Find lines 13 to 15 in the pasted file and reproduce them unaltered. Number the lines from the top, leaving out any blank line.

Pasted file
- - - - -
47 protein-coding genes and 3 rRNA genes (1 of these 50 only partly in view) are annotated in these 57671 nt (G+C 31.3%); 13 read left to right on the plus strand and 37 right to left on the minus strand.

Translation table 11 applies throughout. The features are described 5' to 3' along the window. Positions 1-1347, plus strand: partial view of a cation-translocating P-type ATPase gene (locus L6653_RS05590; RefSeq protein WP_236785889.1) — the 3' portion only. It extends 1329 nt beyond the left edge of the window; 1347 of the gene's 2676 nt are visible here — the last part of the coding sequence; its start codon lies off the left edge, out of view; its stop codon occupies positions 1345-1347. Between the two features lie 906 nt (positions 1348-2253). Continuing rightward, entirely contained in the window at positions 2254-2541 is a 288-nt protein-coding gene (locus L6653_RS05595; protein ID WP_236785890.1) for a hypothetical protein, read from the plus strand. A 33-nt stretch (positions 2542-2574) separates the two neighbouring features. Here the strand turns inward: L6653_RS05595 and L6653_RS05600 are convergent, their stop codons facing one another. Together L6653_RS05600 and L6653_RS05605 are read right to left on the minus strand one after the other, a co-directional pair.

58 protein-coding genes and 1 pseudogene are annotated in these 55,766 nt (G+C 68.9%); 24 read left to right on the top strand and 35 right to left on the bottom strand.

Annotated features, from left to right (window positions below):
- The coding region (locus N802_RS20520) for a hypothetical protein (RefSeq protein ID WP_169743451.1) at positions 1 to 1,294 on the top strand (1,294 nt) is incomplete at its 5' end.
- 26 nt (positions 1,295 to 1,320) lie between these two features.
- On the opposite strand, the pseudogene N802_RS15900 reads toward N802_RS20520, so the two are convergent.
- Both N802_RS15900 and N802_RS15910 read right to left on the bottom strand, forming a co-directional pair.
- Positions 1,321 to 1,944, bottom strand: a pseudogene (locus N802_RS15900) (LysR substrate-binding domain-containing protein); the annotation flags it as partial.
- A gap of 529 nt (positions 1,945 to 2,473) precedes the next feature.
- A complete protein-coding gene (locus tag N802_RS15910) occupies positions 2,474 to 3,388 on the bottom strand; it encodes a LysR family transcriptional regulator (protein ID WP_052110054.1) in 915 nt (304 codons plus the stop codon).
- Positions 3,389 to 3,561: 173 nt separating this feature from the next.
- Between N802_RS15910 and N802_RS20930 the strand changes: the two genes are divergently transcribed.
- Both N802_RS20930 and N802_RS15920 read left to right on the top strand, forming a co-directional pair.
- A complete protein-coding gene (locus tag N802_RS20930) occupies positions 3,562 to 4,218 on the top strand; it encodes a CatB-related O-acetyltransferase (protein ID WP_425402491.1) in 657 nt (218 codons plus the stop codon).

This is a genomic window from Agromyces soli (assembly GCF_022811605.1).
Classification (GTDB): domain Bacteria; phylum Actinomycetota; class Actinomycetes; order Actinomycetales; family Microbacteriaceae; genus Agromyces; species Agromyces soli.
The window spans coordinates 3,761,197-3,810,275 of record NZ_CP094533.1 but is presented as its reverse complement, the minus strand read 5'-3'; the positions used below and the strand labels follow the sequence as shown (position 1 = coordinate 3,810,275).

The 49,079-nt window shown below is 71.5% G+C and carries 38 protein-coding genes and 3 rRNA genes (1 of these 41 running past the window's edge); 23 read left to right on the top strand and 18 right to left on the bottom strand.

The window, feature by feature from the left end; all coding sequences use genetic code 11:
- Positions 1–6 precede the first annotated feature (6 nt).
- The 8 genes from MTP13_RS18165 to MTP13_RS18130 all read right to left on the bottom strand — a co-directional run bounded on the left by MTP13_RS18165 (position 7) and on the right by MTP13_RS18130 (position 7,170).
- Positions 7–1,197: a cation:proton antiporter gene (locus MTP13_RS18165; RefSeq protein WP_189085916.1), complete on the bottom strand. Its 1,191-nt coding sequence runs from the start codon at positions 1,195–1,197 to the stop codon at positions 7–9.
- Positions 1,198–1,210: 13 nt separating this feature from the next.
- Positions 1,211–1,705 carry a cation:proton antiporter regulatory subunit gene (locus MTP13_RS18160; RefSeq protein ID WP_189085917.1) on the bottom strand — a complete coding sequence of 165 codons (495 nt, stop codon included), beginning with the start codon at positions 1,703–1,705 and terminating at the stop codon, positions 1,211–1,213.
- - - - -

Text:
- Between N802_RS15910 and N802_RS20930 the strand changes: the two genes are divergently transcribed.
- Both N802_RS20930 and N802_RS15920 read left to right on the top strand, forming a co-directional pair.
- A complete protein-coding gene (locus tag N802_RS20930) occupies positions 3,562 to 4,218 on the top strand; it encodes a CatB-related O-acetyltransferase (protein ID WP_425402491.1) in 657 nt (218 codons plus the stop codon).